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3 Successful Approaches Coaches Have Used To Motivate Triathletes in 2020

Here's how three coaches have kept their triathletes motivated in a time full of uncertainty.

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From stay-at-home orders earlier this year to ongoing COVID public health restrictions, the motivation for most triathletes has understandably wavered. As we navigate changes in routine, limited access to facilities, lack of training partners, and race cancellations, many of us have also struggled with staying motivated.

With the right perspective, though, this year could be even more motivating. It’s actually given us space and time to do exactly what we individually feel is best. While some triathletes have thrived during COVID with structure and DIY races or time trials, others have rebooted through switching off and focusing on their lives outside of swim, bike, and run. Coaches have had to practice patience, communication, flexibility, creativity, and willingness to tackle this year with an open mind as they figure out what approach works for which athletes.

With several months of guiding athletes through the pandemic under their belts, three coaches share their tips and tricks here to different approaches that can keep iathletes motivated through the end of 2020 and even into the new year.

1. Address an Area of Weakness and Use Your Sense of Adventure

Kurt Perham, founder and coach for PBM Multisport, has encouraged his athletes to use the time to fix problem areas that might go on the backburner when races are a priority.

“Most triathletes need overall bike volume to add durability, so they can express a good run off the bike,” Perham said, which means this year was a good chance to put in some big bike miles. “As weather got better, almost all of my athletes did a bike-focused block, usually via a midweek long run so both weekend days could be long rides.”

Additionally, in replacement of planned “A” races, Perham supported athletes to embrace other challenges such as “Everesting” or “Summer Solstice,” both of which are all-day training events.

“For me, the essence of endurance sport is covering ground under your own power,” Perham said. “So regardless of a race number, you need a high level of fitness to be able to tackle those adventures. And said adventures end up becoming your ‘A races’ for 2020.”

Perham found that adding an element of play and adventure kept his athletes excited and working toward something. In a normal lead-up to an “A” race, athletes generally follow a focused, race-specific training program, looking to peak at a certain time. This year has given triathletes a chance to try all of the fun activities that don’t normally fit into that equation and work on things they don’t normally get to work on.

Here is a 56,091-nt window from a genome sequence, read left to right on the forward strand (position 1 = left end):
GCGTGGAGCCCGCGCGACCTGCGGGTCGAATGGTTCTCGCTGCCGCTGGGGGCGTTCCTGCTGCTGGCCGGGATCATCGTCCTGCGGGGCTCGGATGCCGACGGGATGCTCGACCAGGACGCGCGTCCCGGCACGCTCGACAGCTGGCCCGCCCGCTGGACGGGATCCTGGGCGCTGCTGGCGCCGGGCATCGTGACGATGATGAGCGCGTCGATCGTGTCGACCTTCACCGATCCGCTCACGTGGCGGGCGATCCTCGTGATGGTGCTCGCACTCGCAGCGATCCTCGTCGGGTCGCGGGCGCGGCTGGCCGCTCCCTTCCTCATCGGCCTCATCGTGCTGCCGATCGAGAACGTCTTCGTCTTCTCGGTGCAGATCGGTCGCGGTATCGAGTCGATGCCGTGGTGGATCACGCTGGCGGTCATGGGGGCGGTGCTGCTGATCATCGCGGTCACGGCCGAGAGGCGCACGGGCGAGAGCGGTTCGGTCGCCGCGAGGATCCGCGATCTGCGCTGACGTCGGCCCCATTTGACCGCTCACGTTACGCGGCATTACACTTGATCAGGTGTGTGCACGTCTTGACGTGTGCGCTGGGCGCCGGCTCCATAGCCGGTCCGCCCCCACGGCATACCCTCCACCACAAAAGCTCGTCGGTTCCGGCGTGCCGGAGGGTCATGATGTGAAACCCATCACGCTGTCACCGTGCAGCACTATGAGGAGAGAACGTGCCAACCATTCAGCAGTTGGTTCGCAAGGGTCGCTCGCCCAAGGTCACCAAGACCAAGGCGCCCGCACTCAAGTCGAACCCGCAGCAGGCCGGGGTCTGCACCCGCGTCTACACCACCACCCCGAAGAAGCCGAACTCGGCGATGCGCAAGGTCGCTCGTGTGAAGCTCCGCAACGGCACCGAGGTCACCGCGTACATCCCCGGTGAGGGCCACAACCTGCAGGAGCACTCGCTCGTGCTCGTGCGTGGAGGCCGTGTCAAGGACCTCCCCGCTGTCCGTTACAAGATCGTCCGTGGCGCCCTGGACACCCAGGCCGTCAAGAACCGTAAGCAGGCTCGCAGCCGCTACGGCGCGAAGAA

2. Focus On Things Outside of Swim, Bike, and Run

Coach Morgan Hoffman, head coach of Playtri and a USA Triathlon high performance team coach, has used this time to address all the parts of being an athlete outside of the actual training.

“I’ve encouraged many of my athletes to use this pause in competition as an opportunity to focus on the things we do outside of workouts to improve adaptation and long-term performance,” Hoffman said. “This can include better sleep, more frequent mobility work, consistent hydration, a high percentage of low-intensity and active recovery sessions, and finding safe and sustainable camaraderie in training.”

Hoffman believes that a break from a heavily structured plan has been important for athletes during an already incredibly stressful time. Rest, an already challenging concept for most endurance athletes, has become even more important during the pandemic as we navigate so much change and uncertainty.

“If you feel pressured to use a lockdown or a new work-from-home situation to do more or harder training—don’t,” Hoffman said. “Prioritize health, self-care, and workouts that you enjoy. If you need a break, take it. Oftentimes recovery is the discipline triathletes struggle with the most—now is the time to master it.”

3. Improve on the Process

Grant Holicky, coach at Forever Endurance in Boulder, Colorado, and head coach of Elevation Athletics, believes that 2020 has provided the chance for athletes to detach from performance goals and focus instead on the process.

“There is no pressure of performance or an end of the season hanging in front of us, so it can be a perfect time to embrace the process of improvement without the feeling of risk that generally accompanies performance-based goals,” Holicky stated.

Additionally, Holicky thinks that athletes can use this year to really to drill down to their personal “why” of sport. Without races, why do you do triathlon?

“Athletes can ask themselves and reflect on: What am I driven by and is this a sustainable motivation?” Holicky said. “Having solely results-based motivation can be limiting to an athlete as it won’t allow them to focus on the process of training and improving as easily.”

As we come to the end of the 2020 season, a time when most triathletes are going into their off-season, spend some time reflecting on what this year has brought you, what you’ve learned about yourself as an athlete, and how you will bring those lessons forward to the 2021 season and beyond. Maybe one of these three strategies can help you find a little extra motivation this year and next.